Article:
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COVID-19: how to deal with an eating disorder during coronavirus lockdown

COVID-19: how to deal with an eating disorder during coronavirus lockdown

The COVID-19 pandemic is affecting many people's mental health in ways we might not have anticipated. For anyone dealing with an eating disorder, the coronavirus lockdown poses some unique challenges. We explore some strategies that may help.

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Living with an eating disorder can be tricky at the best of times. If you are one of the 1.25 million people in the UK who falls into this category, or if you care for somebody who does, you are no doubt used to taking things day by day and meeting the challenges as they arise.

However, the coronavirus pandemic is an unprecedented situation and with that come unprecedented difficulties. For anyone dealing with anorexia, bulimia, binge eating disorder, or another type of eating disorder, the pressures imposed by lockdown may weigh on you especially hard.

For one thing, we are all grappling with changes to our normal routine, and facing many unknowns. Beyond that, the situation has thrown up many food-specific challenges - think empty shelves in supermarkets and concerns around food shopping - along with rules around exercise and socialising which may exacerbate your anxieties.

"Changes in day-to-day life and routine could have a very real effect on the management of an eating disorder," says Katie Bell, a lecturer in psychology at De Montfort University. "For example, changes to the way you exercise, living with someone who is stockpiling food and resisting urges to binge eat, and being unable to access your normal one-to-one or group appointments with health professionals, could all have an impact."

Dr Elena Touroni, a consultant psychologist and co-founder of the Chelsea Psychology Clinic, adds that lockdown has stripped us of many of our healthy coping strategies. Because of this, we might find that old habits start to resurface.

"For those with eating disorders, long periods of time spent at home are likely to trigger very specific anxieties, symptoms and ways of coping," she says. "For those who have found unhealthy coping styles creeping in, it's about finding healthier new ones that they can use during these current circumstances."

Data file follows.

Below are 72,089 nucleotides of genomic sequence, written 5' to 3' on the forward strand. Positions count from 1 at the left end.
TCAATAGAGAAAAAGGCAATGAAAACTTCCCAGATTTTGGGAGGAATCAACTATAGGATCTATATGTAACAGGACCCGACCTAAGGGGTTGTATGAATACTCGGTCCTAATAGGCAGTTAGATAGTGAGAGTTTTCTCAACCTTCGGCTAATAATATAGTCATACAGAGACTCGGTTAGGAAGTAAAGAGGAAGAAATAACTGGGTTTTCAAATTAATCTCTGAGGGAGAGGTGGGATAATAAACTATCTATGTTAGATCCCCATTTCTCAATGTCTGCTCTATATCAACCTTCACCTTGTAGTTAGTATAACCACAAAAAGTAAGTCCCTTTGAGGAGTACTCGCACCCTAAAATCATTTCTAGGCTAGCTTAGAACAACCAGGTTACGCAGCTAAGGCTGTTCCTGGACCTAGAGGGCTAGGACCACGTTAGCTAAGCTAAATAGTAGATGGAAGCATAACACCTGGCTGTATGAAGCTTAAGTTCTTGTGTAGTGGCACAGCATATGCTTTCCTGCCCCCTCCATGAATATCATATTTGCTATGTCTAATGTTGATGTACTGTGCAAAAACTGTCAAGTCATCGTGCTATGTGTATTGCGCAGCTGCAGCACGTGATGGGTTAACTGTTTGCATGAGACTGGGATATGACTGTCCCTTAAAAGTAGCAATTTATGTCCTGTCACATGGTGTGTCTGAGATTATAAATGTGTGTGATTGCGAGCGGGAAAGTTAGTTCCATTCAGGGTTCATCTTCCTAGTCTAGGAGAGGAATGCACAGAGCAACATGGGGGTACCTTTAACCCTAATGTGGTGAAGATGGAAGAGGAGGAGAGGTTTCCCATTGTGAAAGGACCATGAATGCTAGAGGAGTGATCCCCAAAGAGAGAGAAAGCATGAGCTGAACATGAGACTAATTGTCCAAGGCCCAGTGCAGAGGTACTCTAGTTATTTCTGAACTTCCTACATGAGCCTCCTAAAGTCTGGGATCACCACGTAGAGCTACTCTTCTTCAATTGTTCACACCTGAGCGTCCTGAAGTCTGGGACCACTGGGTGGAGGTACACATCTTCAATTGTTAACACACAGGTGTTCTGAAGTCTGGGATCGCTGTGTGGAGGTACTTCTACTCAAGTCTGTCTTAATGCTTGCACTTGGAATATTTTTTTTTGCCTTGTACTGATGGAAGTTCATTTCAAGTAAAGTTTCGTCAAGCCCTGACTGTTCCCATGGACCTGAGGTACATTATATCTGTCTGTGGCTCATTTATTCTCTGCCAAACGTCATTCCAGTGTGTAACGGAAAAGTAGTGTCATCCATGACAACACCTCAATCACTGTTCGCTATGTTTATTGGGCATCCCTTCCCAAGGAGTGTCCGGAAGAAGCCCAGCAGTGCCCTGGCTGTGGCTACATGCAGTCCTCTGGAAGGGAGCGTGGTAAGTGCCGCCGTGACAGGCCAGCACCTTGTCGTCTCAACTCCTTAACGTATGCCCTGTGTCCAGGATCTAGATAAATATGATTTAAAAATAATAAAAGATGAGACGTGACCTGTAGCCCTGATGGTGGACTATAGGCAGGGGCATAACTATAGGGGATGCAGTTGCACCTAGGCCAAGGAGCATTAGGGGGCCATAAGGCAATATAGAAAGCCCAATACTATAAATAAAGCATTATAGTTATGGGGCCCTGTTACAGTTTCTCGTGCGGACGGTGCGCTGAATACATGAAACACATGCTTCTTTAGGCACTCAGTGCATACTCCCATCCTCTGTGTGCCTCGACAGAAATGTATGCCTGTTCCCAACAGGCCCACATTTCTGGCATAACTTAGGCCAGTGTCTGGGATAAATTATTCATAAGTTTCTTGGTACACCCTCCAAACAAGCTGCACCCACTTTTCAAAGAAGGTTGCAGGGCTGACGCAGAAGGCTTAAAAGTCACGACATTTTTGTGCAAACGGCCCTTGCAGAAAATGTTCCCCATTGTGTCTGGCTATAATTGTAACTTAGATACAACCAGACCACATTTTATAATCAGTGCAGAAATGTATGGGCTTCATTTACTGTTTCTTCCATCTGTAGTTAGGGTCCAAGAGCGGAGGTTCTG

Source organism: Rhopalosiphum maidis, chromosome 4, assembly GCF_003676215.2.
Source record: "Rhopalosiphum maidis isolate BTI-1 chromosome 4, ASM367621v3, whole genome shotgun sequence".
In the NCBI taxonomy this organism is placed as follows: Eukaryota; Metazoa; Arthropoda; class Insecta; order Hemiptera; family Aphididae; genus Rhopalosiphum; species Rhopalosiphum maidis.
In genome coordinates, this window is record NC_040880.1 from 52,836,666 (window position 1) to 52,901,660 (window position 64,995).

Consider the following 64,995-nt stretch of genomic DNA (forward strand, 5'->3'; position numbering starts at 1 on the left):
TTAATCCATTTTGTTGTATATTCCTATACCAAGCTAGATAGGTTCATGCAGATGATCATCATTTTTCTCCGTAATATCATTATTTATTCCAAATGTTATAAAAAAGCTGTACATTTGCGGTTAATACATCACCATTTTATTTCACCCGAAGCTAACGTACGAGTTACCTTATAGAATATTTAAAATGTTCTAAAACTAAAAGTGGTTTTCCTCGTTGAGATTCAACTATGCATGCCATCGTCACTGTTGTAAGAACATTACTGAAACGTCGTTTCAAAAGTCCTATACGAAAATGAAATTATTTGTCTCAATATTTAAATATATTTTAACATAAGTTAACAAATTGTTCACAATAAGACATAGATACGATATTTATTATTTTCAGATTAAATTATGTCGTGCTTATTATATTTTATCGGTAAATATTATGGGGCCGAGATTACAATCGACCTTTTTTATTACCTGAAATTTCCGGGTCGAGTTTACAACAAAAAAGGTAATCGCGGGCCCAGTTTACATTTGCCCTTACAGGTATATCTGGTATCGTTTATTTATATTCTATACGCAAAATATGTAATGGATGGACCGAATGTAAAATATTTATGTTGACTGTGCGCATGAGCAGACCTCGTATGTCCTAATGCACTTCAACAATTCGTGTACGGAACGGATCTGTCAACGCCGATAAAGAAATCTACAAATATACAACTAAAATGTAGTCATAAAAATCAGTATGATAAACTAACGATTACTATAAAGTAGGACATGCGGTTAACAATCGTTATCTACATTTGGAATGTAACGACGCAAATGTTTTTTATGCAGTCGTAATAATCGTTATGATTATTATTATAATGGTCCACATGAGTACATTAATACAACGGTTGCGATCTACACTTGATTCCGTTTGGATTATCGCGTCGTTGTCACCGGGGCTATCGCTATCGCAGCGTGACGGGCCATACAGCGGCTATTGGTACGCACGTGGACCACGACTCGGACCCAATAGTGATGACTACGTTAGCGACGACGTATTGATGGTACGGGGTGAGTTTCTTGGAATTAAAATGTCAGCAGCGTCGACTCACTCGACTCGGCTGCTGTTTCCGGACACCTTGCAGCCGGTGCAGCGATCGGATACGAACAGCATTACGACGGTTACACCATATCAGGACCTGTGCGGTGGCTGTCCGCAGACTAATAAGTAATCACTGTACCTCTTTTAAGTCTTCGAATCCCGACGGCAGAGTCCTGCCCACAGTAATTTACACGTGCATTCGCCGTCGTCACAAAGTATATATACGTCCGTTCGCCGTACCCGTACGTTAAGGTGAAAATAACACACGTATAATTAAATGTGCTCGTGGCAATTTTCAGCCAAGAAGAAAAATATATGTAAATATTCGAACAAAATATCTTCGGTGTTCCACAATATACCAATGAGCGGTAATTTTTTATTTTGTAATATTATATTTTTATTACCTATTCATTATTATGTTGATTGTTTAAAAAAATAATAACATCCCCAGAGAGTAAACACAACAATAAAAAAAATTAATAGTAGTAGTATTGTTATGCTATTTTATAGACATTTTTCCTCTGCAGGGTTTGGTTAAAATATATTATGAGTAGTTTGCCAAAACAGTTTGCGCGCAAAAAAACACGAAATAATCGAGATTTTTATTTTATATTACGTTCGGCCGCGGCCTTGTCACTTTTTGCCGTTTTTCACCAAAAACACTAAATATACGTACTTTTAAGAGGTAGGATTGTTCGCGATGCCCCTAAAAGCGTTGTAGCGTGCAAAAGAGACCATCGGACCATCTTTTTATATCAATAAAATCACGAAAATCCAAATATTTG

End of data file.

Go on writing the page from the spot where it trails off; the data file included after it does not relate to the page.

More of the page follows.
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Specific challenges you may be facing

Counsellor Lynn Crilly, who is the author of Hope with Eating Disorders, points out that there are quite a few potential stumbling blocks to be aware of. For instance, meal planning can become more complicated when certain 'safe' or regular foods aren't available.

"Food scarcity can play into the eating disorder sufferer's way of thinking, letting them believe that others need the food more than them, which of course is not true," she says. "And the media's hyper-focus on body image and home workouts can have a negative effect on how they feel about themselves, and again feed into their distorted mindset."

She adds that, since most eating disorders thrive on secrecy, being stuck in a house with others can make the eating disorder 'rules' hard to maintain. Equally, if you're living alone, the isolation can cause harmful coping strategies to become more entrenched. Then there's the fact that it's harder than normal to structure your daily routine.

"Many people suffering from eating disorders want to feel in control," she says. "But with the restrictions to their everyday life now governed by outside forces, they may feel they are out of control which will no doubt cause high levels of anxiety."

In some cases, somebody who has suffered with an eating disorder in the past may find old issues making a recurrence.